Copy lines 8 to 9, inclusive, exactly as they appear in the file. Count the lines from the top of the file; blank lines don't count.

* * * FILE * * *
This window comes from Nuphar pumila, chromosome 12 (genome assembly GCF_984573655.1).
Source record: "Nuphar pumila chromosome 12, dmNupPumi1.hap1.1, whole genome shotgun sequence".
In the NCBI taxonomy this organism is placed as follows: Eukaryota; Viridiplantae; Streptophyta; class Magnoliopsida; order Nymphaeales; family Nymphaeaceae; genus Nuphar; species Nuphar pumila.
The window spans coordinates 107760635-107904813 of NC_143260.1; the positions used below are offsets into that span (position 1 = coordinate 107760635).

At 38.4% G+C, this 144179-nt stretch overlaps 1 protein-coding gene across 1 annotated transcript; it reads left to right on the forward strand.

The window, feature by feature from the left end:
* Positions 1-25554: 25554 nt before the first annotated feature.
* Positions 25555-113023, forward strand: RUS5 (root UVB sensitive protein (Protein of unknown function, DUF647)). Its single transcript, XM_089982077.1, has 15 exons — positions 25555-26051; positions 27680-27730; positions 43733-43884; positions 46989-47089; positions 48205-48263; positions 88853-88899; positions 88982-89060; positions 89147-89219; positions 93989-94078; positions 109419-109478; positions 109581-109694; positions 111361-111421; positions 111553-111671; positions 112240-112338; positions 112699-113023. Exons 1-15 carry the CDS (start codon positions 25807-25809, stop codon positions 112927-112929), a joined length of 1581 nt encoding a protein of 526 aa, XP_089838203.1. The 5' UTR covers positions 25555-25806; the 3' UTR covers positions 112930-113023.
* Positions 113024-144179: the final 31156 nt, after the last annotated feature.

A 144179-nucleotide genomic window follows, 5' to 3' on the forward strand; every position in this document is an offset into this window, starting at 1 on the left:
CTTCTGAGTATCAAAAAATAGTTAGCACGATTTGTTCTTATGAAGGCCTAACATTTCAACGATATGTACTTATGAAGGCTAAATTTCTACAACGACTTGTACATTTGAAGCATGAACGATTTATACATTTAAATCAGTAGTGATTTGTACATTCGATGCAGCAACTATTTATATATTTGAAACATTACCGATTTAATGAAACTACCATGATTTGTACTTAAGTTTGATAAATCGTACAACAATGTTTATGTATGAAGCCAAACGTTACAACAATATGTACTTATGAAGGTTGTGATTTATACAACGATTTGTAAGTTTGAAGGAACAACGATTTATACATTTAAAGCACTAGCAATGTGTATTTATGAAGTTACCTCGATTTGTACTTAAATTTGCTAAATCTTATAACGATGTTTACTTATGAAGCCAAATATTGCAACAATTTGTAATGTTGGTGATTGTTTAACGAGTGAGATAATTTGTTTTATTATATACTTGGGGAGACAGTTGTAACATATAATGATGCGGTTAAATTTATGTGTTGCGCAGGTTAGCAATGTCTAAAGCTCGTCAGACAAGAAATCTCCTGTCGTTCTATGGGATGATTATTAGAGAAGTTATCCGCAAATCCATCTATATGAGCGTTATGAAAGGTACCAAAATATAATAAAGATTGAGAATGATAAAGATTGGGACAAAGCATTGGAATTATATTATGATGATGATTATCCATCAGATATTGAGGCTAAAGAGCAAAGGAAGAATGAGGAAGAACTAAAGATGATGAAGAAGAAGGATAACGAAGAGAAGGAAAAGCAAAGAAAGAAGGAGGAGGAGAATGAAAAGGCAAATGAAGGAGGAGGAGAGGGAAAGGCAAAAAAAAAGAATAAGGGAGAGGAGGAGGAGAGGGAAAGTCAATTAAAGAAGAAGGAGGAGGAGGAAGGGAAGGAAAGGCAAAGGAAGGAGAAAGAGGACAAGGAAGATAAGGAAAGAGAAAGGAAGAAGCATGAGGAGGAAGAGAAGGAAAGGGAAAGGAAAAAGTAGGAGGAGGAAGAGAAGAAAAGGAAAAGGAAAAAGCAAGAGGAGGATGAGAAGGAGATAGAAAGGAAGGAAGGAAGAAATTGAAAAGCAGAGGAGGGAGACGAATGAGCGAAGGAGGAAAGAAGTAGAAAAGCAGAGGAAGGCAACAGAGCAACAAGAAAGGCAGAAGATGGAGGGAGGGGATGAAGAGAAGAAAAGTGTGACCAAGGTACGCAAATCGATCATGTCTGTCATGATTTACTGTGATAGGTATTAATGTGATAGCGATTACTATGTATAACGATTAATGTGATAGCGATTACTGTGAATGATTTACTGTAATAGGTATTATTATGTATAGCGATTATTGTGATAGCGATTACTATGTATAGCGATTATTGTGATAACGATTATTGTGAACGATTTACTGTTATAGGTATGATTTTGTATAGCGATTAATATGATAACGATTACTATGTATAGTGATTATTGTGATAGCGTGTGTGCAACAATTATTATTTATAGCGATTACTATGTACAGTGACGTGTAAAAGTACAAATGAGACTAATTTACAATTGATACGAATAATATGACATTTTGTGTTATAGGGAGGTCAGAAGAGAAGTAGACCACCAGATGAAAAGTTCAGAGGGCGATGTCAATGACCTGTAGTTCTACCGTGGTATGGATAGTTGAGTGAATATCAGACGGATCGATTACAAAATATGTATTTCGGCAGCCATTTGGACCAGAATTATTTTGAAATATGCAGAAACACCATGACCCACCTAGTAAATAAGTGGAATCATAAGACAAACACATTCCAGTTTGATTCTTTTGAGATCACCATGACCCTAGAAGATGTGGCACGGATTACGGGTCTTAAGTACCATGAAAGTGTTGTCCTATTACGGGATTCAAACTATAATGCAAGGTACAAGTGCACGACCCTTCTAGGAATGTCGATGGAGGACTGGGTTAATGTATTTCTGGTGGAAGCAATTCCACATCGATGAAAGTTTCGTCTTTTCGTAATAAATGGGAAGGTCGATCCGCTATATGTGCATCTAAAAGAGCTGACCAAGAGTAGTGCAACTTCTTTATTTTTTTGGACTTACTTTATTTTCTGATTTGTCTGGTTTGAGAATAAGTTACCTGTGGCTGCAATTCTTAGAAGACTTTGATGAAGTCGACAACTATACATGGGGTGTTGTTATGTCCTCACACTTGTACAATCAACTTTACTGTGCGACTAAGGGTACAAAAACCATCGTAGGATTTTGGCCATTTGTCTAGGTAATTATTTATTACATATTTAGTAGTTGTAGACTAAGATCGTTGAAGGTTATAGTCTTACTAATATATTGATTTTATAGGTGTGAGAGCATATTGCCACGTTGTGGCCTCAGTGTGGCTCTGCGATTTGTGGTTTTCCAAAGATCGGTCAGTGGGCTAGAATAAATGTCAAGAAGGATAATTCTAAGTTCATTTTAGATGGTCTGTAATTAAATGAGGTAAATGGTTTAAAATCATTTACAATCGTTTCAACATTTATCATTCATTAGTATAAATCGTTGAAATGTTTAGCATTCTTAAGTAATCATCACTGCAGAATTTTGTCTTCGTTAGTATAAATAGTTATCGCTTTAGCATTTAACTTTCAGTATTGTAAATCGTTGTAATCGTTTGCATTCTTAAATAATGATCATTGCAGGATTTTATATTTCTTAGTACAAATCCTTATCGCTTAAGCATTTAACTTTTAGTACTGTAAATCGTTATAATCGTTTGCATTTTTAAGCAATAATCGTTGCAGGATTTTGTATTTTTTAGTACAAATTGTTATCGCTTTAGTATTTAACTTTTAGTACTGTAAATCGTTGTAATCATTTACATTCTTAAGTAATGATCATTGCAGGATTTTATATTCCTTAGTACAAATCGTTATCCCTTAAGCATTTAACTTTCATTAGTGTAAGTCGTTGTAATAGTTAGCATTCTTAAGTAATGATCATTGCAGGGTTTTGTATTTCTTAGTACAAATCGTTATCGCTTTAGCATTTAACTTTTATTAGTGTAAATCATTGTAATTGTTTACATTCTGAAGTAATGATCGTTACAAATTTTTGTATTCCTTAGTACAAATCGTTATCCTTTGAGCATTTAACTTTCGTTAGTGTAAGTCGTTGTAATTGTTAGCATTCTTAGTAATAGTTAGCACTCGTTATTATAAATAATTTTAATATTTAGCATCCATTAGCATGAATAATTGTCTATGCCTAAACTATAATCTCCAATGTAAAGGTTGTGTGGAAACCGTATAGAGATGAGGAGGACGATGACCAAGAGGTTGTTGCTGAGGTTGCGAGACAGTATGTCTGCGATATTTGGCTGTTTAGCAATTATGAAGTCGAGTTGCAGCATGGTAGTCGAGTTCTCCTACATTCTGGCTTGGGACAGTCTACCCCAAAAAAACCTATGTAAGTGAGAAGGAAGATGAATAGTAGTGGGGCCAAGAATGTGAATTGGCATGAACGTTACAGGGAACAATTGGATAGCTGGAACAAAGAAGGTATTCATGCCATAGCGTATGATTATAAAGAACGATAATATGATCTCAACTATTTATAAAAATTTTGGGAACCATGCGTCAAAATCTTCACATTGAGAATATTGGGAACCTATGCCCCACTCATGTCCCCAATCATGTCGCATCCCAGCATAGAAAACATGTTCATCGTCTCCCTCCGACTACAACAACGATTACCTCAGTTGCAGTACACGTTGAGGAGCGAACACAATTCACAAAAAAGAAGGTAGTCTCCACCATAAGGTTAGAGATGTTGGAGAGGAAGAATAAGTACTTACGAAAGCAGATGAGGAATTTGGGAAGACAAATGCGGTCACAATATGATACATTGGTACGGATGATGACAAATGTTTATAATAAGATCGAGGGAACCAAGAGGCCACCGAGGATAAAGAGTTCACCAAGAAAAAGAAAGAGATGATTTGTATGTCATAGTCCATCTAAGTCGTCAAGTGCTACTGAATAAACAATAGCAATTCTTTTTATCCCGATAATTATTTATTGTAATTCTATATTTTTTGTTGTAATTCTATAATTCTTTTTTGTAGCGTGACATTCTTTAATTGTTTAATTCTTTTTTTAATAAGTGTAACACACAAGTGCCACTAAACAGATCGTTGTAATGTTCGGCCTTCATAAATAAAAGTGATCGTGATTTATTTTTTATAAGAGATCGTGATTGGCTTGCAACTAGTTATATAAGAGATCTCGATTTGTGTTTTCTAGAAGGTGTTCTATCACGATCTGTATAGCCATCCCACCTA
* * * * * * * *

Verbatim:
* Positions 25555-113023, forward strand: RUS5 (root UVB sensitive protein (Protein of unknown function, DUF647)). Its single transcript, XM_089982077.1, has 15 exons — positions 25555-26051; positions 27680-27730; positions 43733-43884; positions 46989-47089; positions 48205-48263; positions 88853-88899; positions 88982-89060; positions 89147-89219; positions 93989-94078; positions 109419-109478; positions 109581-109694; positions 111361-111421; positions 111553-111671; positions 112240-112338; positions 112699-113023. Exons 1-15 carry the CDS (start codon positions 25807-25809, stop codon positions 112927-112929), a joined length of 1581 nt encoding a protein of 526 aa, XP_089838203.1. The 5' UTR covers positions 25555-25806; the 3' UTR covers positions 112930-113023.
* Positions 113024-144179: the final 31156 nt, after the last annotated feature.